The coffee supply chain is a complex system, perhaps more than most, as it comprises many stages spanning different continents and time-zones. However, understanding the supply chain in its fullness facilitates optimisation of it so that all parties win: the grower, the roaster and the consumer.
Back to the roots
The coffee beverage first emerged in the fifteenth century in the Middle-East. Since then, it has gained exponential popularity with the International Coffee Organisation (ICO) proposing 1.4 billion cups of coffee were consumed daily worldwide in 2008. This enormous demand sparks the need for increasing crops and yields, which are dependent on sustainable supply chains.
From the humble bean to the rich brew
Coffee is best grown in tropical areas that boast temperatures of approximately 25ºC. This equates strictly to areas of Africa, South America and Asia. The bean itself comes with a twin, encased in a red, husky flesh and is termed a cherry. These grow on trees which take 5-7 years to reach fruit-producing maturity. A single coffee tree only produces one pound of green coffee beans per year. Nine billion kilograms of coffee is estimated to have been consumed worldwide in 2016, which of course, equates to billions of fruit-producing trees requiring harvesting.
The coffee cherries on each tree are all ripe at different times and there is a particular window in which the cherry can be picked. Therefore, cherries are picked by hand and each tree requires several pickings. The coffee cherries are then de-husked and the beans are removed and laid out to dry in the sun. Now, imagine how many hours it takes to carry out this process for nine billion kilograms of little coffee beans.
The dried beans are then passed through some intermediaries before arriving with the roaster and retailer, and this is where coffee supply chains can differentiate. These intermediaries involve all or some of the following: processors, exporters, government agencies, and dealers or brokers. All these entities require payment for their part in the chain, which of course, drives up the consumer price of coffee.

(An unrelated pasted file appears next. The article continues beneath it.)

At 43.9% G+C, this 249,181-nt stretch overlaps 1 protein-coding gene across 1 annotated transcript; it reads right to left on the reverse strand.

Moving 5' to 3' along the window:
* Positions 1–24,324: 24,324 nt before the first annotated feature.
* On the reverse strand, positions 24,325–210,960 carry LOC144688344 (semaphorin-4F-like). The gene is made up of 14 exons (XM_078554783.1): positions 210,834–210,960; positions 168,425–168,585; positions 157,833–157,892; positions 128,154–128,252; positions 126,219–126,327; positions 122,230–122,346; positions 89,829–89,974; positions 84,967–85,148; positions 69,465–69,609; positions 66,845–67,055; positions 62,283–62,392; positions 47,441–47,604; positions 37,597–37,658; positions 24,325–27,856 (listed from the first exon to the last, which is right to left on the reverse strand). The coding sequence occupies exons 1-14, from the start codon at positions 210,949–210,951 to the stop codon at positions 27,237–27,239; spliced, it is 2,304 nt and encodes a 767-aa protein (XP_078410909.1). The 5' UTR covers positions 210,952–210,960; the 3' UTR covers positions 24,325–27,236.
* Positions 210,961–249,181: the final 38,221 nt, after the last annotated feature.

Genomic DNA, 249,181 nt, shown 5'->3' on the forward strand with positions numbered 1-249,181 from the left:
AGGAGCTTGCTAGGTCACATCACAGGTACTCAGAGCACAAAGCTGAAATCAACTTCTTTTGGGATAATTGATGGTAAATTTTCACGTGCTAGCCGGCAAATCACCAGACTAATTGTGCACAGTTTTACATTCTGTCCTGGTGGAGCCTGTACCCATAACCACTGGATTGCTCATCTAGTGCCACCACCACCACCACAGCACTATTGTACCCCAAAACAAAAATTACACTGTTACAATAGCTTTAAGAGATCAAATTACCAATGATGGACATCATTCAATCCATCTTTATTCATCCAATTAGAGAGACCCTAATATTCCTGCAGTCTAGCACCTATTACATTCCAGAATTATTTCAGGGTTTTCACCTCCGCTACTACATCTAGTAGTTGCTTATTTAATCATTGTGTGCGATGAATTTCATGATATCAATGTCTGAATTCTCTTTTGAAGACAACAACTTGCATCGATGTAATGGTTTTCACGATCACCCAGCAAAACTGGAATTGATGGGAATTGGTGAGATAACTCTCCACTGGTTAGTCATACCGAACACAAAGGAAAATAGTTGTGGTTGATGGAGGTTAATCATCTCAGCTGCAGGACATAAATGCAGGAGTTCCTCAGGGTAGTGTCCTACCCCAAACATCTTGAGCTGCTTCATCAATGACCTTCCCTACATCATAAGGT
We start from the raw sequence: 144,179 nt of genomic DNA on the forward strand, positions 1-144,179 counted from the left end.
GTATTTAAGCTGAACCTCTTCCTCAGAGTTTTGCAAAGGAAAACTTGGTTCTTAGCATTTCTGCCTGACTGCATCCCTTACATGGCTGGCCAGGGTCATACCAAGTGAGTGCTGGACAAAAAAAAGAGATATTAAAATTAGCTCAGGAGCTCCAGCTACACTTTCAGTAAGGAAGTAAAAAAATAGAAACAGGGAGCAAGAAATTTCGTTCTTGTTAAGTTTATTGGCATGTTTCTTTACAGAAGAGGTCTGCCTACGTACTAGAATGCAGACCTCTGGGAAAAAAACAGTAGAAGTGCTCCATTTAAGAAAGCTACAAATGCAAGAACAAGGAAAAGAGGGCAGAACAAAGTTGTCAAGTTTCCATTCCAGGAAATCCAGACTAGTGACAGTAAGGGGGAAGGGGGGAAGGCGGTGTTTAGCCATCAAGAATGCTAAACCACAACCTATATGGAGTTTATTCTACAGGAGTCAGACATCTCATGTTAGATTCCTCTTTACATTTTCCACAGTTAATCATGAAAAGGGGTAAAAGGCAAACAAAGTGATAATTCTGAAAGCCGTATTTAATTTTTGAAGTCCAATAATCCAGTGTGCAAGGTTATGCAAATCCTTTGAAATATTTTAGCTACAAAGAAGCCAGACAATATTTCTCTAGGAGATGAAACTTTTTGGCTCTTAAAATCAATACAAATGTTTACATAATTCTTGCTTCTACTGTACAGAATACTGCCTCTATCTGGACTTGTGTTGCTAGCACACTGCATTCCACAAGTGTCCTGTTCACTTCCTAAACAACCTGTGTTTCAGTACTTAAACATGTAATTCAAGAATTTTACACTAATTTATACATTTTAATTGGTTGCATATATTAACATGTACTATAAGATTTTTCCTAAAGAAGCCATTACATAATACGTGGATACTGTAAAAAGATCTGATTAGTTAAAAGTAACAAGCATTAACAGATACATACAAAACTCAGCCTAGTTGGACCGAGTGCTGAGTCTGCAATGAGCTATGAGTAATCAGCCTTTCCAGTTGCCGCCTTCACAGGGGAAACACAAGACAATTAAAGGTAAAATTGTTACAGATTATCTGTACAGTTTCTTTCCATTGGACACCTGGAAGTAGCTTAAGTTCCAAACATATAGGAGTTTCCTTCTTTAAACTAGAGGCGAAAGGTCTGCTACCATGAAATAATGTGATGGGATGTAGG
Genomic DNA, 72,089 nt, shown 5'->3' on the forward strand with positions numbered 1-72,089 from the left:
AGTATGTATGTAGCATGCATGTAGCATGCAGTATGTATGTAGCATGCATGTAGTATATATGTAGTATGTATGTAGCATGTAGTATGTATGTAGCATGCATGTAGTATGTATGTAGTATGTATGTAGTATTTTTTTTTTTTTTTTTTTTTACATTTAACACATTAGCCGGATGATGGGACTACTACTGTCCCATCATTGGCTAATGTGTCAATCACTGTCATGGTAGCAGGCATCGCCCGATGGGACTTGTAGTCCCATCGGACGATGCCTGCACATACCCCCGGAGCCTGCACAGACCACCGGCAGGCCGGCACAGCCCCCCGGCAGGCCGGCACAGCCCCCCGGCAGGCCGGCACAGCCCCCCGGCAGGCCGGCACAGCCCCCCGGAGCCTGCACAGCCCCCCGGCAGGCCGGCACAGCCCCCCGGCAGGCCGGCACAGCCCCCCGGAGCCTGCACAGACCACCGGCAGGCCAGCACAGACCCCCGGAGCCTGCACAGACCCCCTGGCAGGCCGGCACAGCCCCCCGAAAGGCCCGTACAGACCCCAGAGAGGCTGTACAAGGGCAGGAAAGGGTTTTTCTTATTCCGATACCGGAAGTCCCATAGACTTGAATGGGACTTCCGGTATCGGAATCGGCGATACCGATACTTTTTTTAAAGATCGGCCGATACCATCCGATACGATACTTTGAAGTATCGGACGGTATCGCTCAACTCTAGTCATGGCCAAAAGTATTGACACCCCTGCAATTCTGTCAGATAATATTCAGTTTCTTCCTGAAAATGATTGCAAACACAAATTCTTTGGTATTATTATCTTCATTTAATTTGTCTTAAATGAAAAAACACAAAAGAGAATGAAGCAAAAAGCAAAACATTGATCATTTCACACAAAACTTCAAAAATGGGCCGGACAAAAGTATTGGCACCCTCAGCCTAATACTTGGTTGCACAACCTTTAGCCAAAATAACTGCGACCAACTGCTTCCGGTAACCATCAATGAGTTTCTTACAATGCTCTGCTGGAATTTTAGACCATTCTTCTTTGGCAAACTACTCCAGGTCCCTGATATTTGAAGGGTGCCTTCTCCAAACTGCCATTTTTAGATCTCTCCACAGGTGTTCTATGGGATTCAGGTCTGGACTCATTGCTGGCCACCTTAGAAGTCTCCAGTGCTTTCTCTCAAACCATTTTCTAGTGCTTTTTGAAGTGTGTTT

It is possible that some farmers possess their own processing equipment, which can be used for themselves or collectively. However if this facility is not available, then all intermediaries may in fact be located offshore.
The supply chain journey
This brings us to the point of a transportation network, which is a key component of the supply chain. Coffee beans are a very sensitive product requiring specific conditions when in transit. They must be stored in jute bags that allow breathability while retaining moisture at the surface of the bag so that only the most superficial layers of the beans are susceptible to rot. The humidity of the storage conditions must be controlled with even the moisture of the wooden floorboards of the ship being assessed. Storing your goods properly is one way to reduce freight costs.
Once the coffee is offloaded in the recipient country, it is transported to roasters where the bean is transformed from green to its brown, brittle counterpart. This starts the clock of consumption as roasted beans are best packaged or consumed within 48-72 hours due to the high level of surface-derived caffeol that promotes oxidation and spoiling.
The value of the first sip
It is this complex supply chain, comprised of extensive man-hours and machine-operated processes, which underpins the morning cup of coffee we know so well. But how should such a complex system be valued and how much is that first sip worth? Perhaps the answer is not enough in too many a case.
Assigning a value to each step in the supply chain to ensure every party is profitable is difficult particularly when there are multiple economies, currencies and cultures involved. And then there is the added task of marketing the value to the consumer to ensure the proper cost is met. Inventory management and logistics software is a worthwhile tool to have to keep track of all inventory stock and costs (such as labour, taxes and transportation) associated with it.
There is even a growing trend of decluttering the supply chain with more and more roasters approaching farmers and growers directly and outsourcing the intermediate steps. In doing so, the grower receives more income for their efforts and the roaster has more variety at his disposal, adding value to the end cup of brew.